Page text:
In Spring 1993, Peterik and Sullivan re-teamed with original lead singer Dave Bickler, released a new ‘Greatest Hits’ album with two new songs (“Hungry Years” co-written by Bickler and “You Know Who You Are” originally sung by Jamison), and embarked on a world tour with Bill Syniar and Kyle Woodring returning on bass & drums. Klem Hayes took over on bass in 1994 after Syniar departed.

    When the band tried to move in a blues direction, Peterik decided to leave the band, playing his last show with Survivor on July 3, 1996, at “The Eye in the Sky” fest in Lisle, Illinois. Survivor replaced Peterik with keyboardist Chris Grove. Peterik returned to recording and touring with the Ides of March and also formed the group Pride of Lions.

    In the fall of 1996, bassist Stephan Ellis and drummer Marc Droubay rejoined Survivor. But Ellis quit again by early 1999 and was replaced by Billy Ozzello.

    In 1999, Jimi Jamison released his second solo album Empires.

    2000-2006: Release of a new album
    In early 2000, Bickler was fired, severing the then Sullivan/Bickler Survivor and resulting in Sullivan’s reestablishment of a partnership with Jamison. The band then began recording material for a new album. The Peterik/Sullivan-penned track “Velocitized” was set for inclusion on the Soundtrack to the Sylvester Stallone film Driven. However, it did not make the cut.

    In 2000, the band threatened to sue CBS for using the name “Survivor” as the title of their hit reality show Survivor.

    In 2003 Billy Ozzello was replaced on bass by Randy Riley.

    In 2004, a Starbucks television commercial debuted for their Double Shot espresso beverage. It featured the band following a man named Glen, singing a modified version of “Eye of the Tiger” while he did his day-to-day tasks. This commercial has gained a number of fans and was nominated for an Emmy Award.

    Survivor emerged into popular culture once again on the soundtrack album to the film Anchorman: The Legend of Ron Burgundy (2005). Burgundy states that he believes Survivor is “the best that ever was” and that “everyone else is an imitator” including The Beatles, Rolling Stones, Bach, and Beethoven. He then goes on to point out that Survivor won’t return his calls, which he understands because “They’re Survivor and I’m not.” He then introduces Who’s That Lady by The Isley Brothers with the line “It’s not Survivor, but it’ll have to do.”

    Barry Dunaway took over bass chores for the band on the road in 2005. But by early 2006 Billy Ozzello was back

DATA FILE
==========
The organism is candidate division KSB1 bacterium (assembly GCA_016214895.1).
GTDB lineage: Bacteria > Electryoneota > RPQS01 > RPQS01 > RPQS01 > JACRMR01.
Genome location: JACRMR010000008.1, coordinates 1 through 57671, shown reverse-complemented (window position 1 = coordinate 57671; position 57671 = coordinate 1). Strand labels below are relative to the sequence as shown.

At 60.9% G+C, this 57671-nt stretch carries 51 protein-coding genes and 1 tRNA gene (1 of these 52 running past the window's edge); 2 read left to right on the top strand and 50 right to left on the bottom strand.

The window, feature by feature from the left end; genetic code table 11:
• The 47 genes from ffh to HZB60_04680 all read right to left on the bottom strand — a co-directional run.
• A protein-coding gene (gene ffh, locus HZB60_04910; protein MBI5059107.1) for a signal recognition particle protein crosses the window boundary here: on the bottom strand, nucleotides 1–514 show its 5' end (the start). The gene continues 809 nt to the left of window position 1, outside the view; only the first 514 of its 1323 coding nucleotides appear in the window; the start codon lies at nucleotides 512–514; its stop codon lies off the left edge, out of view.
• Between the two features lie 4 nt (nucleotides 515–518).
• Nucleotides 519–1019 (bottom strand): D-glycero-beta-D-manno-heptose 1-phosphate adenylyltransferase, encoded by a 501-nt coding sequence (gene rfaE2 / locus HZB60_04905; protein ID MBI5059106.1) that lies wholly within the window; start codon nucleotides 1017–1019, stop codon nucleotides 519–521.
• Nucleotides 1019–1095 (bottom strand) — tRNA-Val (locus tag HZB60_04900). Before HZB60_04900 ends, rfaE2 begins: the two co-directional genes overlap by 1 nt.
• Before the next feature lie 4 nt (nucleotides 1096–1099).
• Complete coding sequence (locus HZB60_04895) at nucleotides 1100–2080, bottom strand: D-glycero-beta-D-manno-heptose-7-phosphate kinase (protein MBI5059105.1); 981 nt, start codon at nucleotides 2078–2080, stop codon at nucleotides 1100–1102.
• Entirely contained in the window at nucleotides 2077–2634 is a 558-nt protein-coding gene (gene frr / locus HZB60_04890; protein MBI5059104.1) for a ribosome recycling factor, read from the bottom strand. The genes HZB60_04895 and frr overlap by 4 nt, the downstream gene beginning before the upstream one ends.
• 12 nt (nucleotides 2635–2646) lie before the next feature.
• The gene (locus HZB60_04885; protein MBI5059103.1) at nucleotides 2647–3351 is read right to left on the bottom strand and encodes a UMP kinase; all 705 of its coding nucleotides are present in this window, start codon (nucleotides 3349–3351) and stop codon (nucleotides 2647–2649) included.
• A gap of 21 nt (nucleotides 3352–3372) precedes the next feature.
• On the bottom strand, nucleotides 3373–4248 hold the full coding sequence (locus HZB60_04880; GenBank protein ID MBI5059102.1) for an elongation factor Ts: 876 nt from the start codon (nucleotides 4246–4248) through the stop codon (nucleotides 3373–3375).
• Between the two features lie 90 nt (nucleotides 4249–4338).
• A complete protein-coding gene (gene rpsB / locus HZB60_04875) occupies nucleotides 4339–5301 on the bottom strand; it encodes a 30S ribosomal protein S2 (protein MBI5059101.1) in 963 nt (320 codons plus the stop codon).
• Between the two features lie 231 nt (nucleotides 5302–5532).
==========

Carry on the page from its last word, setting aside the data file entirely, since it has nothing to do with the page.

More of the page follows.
On April 21, 2006, Survivor released a new album called Reach. Consisting of mostly new songs, it also includes some re-recordings from the “Fire Makes Steel” sessions.

    Two of the album’s songs, “Reach” and “Fire Makes Steel”, had been considered for inclusion in the 2006 Rocky sequel Rocky Balboa but were not included, nor did they appear on the 2006 album Rocky Balboa: The Best of Rocky.

    On July 14, 2006, it was announced that Jimi Jamison and Barry Dunaway (Ingvie Malmsteen) were leaving and the band struggled to find a replacement finally settling on Robin McAuley.

    2007-present: New vocalist
    According to Sullivan, the band is said to be going back into the studio to record brand-new material for a new Survivor record (featuring McAuley on lead vocals) for a 2008 release, but still no record to date.

    2008 Jamison released the highly acclaimed cd “Crossroads Moment” on Frontiers Records in Europe produced by Jim Peterik and Larry Milas
    [2009] Jamison’s “Crossroads Moments” cd is released in the (US)

    The current lineup is a mix of old and new members: newcomer Robin McAuley (vocals), original member/songwriter Frankie Sullivan (guitar/vocals), longtime member Marc Drowbay (drums), and veteran members Billy Ozzello (bass).

    Grove, a classically trained pianist, who stayed with the group for more than ten years has recently left and is performing with Eddie Money. Randy Riley and Barry Dunaway both briefly filled in on bass after Ozzello’s departure. Dunaway departed shortly after recording Reach. Ozzello, who recorded an album with the band Blind for a Day in 1998, recently returned to the lineup.

    The band continues to play regular concerts in North America, Europe, and Asia.

    The band performed “Eye of the Tiger” on ABC’s Dancing with the Stars on April 3, 2007.

    On December 16, 2007, Survivor performed for the Walt Disney Studios Home Entertainment Christmas Party, at the Canyon Club in Agoura, CA.

    Frankie Sullivan is now producing the second album of the critically acclaimed band Mecca led by Singer/Songwriter Joe Vana. Coincidentally, he replaces Jim Peterik who produced the first Mecca album. The album is due out the first part of 2008 on Frontiers Records Worldwide.


    2. Survivor was a band from Shreveport, Louisiana who released one self-titled album in 1979. Read more on User-contributed text is available under the Creative Commons By-SA License; additional terms may apply.